In the next step, we compare the divergence results (1.6)–(1.8) in this article with a few further related results in the literature. It is a classical result (e.g. Kloeden & Platen 1992; Milstein 1995) that the Euler approximation converges in the cases of globally Lipschitz continuous drift and diffusion coefficient functions. In contrast to our results on superlinearly growing coefficients, Yan (2002) proves numerically weak convergence of the Euler scheme if both drift and diffusion functions have, at most, linear growth. Zhang (2006) and Berkaoui *et al.* (2008) prove strong convergence for a class of drift and diffusion functions with a singularity. Yuan & Mao (2008) obtain the rate of strong *L*^{2}-convergence of the stochastic Euler scheme for locally Lipschitz continuous coefficients if these grow, at most, linearly. An explicit bound for the strong *L*^{1}-error is established in Higham & Mao (2005) for the mean-reverting square-root process (also known as the Cox–Ingersoll–Ross process), which has linearly bounded coefficients. Bernard & Fleury (2001) establish convergence in probability under weak hypotheses such as local Lipschitz continuity. Pathwise convergence results can be found in Gyöngy (1998), Fleury (2005), Jentzen & Kloeden (2009) or in Jentzen *et al.* (2009). A number of authors obtain convergence for modified Euler schemes. Milstein & Tretyakov (2005) consider a modified Euler scheme for non-globally Lipschitz continuous coefficients. They obtain numerically weak convergence by discarding trajectories of the approximation, which leave a sufficiently large sphere. Lamba *et al.* (2007) prove strong convergence of an Euler scheme with an adaptive time-stepping algorithm for locally Lipschitz continuous coefficients. A completely different adaptive time-stepping algorithm with a focus on long-time approximation is proposed by Lemaire (2007). Finally, note that in contrast to the explicit Euler method (1.2), the implicit Euler method converges in the root mean-square sense according to Higham *et al.* (2002) (see also Hu 1996; Talay 2002; Szpruch & Mao 2010 and references therein for more convergence results on implicit numerical methods for SDEs).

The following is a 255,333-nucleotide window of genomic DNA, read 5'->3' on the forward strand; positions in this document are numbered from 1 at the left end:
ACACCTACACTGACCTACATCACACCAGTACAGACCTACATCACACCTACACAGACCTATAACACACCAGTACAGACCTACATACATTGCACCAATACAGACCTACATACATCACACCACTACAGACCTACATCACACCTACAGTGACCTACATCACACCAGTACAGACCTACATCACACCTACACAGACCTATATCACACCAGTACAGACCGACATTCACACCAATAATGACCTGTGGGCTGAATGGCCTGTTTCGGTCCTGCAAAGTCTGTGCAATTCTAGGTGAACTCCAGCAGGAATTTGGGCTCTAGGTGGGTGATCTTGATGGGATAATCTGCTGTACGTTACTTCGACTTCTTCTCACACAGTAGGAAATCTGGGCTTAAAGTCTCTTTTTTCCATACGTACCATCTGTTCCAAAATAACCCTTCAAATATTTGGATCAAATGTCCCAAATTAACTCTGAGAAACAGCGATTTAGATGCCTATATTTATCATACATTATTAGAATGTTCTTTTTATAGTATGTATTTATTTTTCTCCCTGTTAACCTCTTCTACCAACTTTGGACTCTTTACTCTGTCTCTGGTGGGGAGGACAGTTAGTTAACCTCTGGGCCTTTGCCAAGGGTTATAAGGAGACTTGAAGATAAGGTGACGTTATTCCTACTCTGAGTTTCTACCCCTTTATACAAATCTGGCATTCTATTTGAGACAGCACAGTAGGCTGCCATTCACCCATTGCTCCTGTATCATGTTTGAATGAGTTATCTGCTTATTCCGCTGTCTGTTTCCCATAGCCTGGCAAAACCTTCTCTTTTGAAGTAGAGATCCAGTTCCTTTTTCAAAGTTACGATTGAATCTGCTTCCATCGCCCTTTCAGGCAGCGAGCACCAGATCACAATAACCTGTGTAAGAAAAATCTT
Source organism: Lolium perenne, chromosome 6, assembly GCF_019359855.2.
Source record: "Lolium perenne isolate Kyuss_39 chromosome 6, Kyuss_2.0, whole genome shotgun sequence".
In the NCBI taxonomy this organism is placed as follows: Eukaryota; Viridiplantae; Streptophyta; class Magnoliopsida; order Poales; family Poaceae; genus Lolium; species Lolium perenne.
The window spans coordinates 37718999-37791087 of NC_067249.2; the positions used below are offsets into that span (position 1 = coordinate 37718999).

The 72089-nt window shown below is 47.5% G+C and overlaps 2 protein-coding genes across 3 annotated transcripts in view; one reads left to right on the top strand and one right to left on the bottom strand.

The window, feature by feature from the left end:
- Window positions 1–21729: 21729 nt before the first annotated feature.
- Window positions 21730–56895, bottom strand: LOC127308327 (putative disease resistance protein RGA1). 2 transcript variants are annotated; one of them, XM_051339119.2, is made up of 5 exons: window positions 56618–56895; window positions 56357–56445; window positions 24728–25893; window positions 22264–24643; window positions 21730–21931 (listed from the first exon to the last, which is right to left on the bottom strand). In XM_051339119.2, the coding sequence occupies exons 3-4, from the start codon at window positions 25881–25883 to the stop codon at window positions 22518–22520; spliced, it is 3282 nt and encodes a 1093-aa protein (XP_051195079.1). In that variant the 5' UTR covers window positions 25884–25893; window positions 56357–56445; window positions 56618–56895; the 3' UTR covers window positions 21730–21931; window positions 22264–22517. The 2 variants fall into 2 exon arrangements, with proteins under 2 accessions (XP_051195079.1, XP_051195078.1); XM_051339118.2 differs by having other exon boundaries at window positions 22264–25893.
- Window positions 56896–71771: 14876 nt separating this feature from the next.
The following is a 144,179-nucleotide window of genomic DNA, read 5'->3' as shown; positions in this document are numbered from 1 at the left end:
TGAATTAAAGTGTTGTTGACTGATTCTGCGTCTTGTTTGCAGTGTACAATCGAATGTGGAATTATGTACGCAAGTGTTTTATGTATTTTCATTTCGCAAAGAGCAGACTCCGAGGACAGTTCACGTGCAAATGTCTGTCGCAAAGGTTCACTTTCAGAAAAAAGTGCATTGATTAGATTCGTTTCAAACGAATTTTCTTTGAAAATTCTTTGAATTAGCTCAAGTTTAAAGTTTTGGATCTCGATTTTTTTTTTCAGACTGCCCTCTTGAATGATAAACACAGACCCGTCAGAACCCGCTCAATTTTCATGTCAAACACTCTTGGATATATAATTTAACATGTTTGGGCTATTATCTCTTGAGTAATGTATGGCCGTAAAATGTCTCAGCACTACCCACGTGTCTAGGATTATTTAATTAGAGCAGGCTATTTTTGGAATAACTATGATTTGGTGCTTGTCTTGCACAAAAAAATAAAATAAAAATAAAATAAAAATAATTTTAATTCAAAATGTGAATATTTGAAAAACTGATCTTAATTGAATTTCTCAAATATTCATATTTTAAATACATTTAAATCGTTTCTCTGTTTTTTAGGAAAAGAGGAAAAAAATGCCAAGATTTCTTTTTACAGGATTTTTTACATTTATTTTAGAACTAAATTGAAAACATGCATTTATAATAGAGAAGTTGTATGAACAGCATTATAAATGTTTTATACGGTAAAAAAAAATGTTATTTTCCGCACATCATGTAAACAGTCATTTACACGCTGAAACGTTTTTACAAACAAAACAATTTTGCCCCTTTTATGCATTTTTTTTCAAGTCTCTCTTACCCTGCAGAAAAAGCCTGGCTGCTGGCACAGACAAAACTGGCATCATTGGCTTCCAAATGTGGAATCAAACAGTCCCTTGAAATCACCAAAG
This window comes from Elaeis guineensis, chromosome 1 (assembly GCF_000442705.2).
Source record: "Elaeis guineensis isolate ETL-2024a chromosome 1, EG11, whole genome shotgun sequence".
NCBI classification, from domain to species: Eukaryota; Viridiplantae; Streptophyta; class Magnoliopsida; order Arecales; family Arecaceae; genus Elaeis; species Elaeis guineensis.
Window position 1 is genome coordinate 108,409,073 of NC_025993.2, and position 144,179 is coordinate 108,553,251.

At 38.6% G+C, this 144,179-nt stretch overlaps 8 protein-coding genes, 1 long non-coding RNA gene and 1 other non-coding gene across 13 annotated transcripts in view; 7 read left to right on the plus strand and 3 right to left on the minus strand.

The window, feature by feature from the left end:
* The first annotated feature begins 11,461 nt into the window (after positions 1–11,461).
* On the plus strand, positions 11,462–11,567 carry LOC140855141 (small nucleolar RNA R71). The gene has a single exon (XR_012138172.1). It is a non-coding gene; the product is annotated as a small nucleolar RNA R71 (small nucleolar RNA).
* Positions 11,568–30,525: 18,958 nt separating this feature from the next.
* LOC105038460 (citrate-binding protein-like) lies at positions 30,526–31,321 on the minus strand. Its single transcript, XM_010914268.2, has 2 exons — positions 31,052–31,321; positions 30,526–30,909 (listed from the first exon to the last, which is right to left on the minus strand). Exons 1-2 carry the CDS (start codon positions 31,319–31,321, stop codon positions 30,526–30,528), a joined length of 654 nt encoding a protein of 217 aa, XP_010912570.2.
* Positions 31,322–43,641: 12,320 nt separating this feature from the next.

The rest of this article is organized as follows. Our main result (theorem 2.1) and several examples for the divergence of the Euler scheme are provided in §2. Simulations in §3 illustrate this divergence. The proof of theorem 2.1 is given in §4.

## 2. Main result and examples

Throughout this section, assume that the following setting is fulfilled. Fix and let be a probability space with normal filtration . Additionally, let be a one-dimensional standard -Brownian motion and let be a /-measurable mapping. Moreover, let be two -measurable functions, such that the SDE
2.1
for *t*∈[0,*T*] has a solution. More precisely, we assume the existence of a predictable stochastic process satisfying
2.2
and
2.3
for all *t*∈[0,*T*]. The drift function *μ*(⋅) is the infinitesimal mean of the process *X* and the diffusion function *σ*(⋅) is the infinitesimal standard deviation of the process *X*. The Euler approximation for the SDE (2.1)—denoted by -measurable mappings , *n*∈{0,1,…,*N*}, —is given by and